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Tag Archives: UP Village
For those unaccustomed to the intricacies of Quezon City traffic, C.P. Garcia is the fastest route to Loyola Heights, Marikina City, Antipolo, and even to the famed C-5.
But that’s in theory.
Since the four-lane thoroughfare has become everyone’s little secret shortcut, C. P. Garcia has been transmogrified into the street that traffic regulations forgot. (Then again, that could be EDSA but I digress.)
During rush hour, C. P. Garcia is thoroughly inhospitable, a mish-mash of flashy SUVs, dilapidated trucks, overloaded tricycles, and motorcycles carrying everything from oven-hot pizzas to day-old babies.
The holiday season only made it worse.
Any vehicle that dared enter C. P. Garcia during rush hour immediately fell prey to a kind of mechanical catatonia, in which anything with at least two wheels were absolutely incapable of forward movement.
One morning, while on an errand to buy beer, I avoided C. P. Garcia with the stealth of an errant Ninong on the run from a long-lost inaanak.
Instead of taking the avenue on the way to Cubao — where I was headed to buy party provisions — I took Commonwealth Avenue from UP, where I had earlier dropped off my wife.
All I had to do was to make a U-turn at the nearest slot, make another U-turn at the intersection of Commonwealth and Quezon Circle, bringing me to the Philcoa area. Once I made a right on Masaya Street, I would be able to reach Kalayaan Avenue, which would then bring me straight to Aurora Boulevard.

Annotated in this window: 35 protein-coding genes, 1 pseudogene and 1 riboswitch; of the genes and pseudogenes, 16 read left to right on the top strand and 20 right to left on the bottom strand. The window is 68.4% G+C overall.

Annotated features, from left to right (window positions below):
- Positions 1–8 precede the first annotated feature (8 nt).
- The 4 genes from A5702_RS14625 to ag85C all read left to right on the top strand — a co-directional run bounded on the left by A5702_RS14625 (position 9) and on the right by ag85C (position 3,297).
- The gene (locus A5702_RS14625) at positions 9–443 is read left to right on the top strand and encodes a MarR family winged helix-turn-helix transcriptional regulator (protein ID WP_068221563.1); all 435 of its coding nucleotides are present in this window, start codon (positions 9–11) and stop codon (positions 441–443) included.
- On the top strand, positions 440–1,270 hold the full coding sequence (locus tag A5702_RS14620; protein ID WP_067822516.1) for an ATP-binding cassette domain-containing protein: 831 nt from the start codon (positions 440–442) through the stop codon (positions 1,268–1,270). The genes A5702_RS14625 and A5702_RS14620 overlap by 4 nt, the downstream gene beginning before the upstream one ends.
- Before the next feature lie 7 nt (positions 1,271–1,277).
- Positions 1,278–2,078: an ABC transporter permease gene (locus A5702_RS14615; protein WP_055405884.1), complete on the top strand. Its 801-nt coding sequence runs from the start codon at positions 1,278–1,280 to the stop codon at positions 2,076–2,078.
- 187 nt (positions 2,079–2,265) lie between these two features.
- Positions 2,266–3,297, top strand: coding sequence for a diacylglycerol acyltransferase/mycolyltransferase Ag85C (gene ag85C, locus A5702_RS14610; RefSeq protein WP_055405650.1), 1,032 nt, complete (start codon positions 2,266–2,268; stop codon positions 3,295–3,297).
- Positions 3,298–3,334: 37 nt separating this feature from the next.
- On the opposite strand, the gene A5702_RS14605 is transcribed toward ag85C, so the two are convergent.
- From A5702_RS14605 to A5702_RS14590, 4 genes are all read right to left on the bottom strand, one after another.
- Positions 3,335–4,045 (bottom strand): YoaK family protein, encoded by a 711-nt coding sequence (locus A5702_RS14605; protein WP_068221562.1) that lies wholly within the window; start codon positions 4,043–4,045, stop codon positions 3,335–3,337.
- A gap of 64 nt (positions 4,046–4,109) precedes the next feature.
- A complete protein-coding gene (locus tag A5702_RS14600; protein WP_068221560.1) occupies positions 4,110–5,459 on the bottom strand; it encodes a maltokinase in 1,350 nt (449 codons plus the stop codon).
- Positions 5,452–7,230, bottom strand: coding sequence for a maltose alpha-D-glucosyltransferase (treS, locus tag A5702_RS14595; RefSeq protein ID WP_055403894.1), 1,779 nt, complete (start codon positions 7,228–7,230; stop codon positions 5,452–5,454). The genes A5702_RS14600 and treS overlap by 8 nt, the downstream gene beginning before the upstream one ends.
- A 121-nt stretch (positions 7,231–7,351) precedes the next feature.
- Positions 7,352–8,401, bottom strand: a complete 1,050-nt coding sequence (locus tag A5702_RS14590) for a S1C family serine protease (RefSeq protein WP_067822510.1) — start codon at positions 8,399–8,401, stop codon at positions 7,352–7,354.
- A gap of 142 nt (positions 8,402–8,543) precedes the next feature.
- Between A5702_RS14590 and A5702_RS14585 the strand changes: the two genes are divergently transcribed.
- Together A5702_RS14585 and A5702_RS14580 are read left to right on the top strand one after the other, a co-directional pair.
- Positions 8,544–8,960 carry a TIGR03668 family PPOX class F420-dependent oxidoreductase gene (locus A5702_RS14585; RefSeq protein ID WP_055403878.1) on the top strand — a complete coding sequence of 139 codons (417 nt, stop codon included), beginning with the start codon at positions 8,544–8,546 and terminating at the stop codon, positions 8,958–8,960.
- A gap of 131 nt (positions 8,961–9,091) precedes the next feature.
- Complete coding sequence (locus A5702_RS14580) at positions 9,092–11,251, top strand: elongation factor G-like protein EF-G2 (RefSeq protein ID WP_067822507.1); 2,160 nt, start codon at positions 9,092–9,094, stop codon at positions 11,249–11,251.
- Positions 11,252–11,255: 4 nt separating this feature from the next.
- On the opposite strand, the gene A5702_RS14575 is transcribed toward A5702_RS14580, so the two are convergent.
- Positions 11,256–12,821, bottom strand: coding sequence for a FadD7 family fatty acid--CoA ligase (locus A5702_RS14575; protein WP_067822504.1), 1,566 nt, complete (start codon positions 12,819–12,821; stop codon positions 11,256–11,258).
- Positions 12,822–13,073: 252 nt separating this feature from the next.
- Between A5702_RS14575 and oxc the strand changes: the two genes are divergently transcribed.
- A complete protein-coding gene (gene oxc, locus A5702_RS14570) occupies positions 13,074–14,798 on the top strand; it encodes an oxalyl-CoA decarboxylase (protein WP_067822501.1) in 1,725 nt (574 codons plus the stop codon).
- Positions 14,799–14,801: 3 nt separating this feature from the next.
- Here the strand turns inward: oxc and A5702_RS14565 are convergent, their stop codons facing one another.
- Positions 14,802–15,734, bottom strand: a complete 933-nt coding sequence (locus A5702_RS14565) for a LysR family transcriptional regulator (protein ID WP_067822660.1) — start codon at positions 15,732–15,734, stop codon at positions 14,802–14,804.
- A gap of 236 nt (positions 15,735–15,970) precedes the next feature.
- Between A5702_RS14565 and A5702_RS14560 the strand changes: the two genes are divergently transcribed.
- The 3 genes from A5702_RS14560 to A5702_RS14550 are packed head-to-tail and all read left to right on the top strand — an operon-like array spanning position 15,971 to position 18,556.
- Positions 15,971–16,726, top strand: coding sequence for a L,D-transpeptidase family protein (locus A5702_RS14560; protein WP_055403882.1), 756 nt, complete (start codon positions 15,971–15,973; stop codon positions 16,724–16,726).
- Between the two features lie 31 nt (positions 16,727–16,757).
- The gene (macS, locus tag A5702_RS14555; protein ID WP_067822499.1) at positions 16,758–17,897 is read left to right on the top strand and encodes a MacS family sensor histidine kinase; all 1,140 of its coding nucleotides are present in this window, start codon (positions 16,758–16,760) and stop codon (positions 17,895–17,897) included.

But on that fateful day, my short trip to Cubao seemed like the road to perdition.
As I approached Masaya, I hit the signal light, indicating that I was going to make a right.
My intentions were casually ignored by a bus that cut me off.
It cruised right by, confident that its sheer size and heft allowed it to flout road courtesy.
I stopped and immediately made a left, thankful that the brakes worked, allowing me to avoid a collision.
Besides saving my life, the strategic move helped me fulfill the important role of providing joy and goodwill to my wife’s beer-drinking buddies that night.
But that would come much later.
When I veered away from the uncouth six-wheeled behemoth, I struggled to keep my cool.
After all, it was holiday season, a time when road rage and murderous intent is muted because spending Christmas in a funeral home is not a fate wished on even your worst enemies. (The arrangement sits well with undertakers working overtime though.)
But I absolutely blew my top when another bus immediately came barreling down on my left, intending to invade the lane I had already occupied halfway.
There I was, avoiding a bus-driving jerk on my right, and here was another bus, on my left, driven by a similar Neanderthal, threatening to plow into an old, rickety Toyota.
What was I to do?
I went absolutely postal.
It ticked me off, got my goat, made me fly off the handle, and countless other idioms that pop up whenever I type in the word “angry” in my laptop’s thesaurus software application.
I swerved to the left — immediately blocking the bus’ path — got off the car, and showed everyone else why I was the best argument for tighter gun control, and to a lesser degree, legalized abortion. (I’m not a gun owner, never will be.)
I went up to the bus, pointed to the driver, and asked him to step out of his vehicle. Although apologetic, he refused to open his doors and his companions — a bunch of conductors and ticket inspectors — gave me a look that said: “Would somebody please give this man his medication?”